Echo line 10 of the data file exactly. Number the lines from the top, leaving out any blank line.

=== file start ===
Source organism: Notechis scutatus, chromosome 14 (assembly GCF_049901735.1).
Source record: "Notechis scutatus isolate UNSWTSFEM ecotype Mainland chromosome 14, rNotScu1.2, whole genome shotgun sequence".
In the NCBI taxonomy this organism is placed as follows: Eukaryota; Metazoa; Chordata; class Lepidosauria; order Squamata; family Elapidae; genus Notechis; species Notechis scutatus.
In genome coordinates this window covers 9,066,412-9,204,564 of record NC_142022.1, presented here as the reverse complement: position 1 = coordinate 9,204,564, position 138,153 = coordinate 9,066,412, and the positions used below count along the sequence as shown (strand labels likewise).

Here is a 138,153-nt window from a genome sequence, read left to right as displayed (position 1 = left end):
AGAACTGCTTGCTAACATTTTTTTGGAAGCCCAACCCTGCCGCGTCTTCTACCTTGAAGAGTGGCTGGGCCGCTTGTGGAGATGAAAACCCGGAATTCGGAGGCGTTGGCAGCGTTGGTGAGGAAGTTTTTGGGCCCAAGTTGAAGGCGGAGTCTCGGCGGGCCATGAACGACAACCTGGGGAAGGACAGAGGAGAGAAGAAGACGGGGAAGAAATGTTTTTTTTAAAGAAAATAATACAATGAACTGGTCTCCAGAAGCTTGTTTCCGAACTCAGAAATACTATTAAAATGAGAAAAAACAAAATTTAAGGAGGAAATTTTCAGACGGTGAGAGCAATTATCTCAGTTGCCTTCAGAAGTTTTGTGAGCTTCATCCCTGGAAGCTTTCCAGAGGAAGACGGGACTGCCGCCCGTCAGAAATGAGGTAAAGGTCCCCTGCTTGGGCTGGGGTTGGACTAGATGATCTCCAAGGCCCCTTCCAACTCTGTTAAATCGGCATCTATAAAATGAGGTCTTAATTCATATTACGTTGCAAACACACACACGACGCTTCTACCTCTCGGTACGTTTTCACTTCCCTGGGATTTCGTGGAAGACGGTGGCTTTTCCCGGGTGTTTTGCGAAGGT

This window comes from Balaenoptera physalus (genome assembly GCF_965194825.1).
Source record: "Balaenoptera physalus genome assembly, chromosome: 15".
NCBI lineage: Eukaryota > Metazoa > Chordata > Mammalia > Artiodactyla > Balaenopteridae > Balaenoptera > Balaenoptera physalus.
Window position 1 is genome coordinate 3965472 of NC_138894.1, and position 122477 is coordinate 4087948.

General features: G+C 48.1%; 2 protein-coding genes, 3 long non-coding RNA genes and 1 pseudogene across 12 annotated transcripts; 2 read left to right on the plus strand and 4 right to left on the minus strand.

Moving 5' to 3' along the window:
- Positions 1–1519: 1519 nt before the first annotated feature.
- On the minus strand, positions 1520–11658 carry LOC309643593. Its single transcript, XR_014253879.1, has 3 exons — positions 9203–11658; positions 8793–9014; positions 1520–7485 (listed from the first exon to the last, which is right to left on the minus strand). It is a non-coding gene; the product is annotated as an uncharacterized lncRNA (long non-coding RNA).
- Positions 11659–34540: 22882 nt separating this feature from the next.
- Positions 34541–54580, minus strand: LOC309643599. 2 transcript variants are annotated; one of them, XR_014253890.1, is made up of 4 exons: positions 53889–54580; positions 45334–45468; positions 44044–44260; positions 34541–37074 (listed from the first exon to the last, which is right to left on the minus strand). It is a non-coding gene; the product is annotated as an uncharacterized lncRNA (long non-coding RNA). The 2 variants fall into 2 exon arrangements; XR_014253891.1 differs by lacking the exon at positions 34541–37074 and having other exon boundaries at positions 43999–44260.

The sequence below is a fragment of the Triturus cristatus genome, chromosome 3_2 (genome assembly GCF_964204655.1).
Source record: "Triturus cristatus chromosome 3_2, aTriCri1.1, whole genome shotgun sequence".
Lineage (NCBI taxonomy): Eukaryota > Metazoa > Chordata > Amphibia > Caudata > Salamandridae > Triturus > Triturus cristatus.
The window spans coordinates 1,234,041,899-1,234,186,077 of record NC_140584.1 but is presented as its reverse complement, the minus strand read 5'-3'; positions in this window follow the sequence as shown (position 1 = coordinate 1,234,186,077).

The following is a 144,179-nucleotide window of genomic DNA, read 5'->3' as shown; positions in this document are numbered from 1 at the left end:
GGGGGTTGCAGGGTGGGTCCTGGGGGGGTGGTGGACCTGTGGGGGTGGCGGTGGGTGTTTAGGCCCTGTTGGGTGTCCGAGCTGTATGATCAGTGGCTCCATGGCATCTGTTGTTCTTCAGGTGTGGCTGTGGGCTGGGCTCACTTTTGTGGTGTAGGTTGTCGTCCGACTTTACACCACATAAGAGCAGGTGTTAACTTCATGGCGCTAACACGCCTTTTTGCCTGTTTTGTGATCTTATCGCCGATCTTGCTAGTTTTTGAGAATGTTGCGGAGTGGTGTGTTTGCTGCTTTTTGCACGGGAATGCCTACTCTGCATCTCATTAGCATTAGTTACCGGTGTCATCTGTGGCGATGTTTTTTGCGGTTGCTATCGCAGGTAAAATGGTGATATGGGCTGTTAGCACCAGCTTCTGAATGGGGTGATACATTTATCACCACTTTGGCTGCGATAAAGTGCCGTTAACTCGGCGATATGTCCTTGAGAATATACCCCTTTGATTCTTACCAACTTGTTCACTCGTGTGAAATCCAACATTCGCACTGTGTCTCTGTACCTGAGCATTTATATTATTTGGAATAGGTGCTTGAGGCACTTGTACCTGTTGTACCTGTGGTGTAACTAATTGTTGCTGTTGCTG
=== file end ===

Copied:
Window position 1 is genome coordinate 3965472 of NC_138894.1, and position 122477 is coordinate 4087948.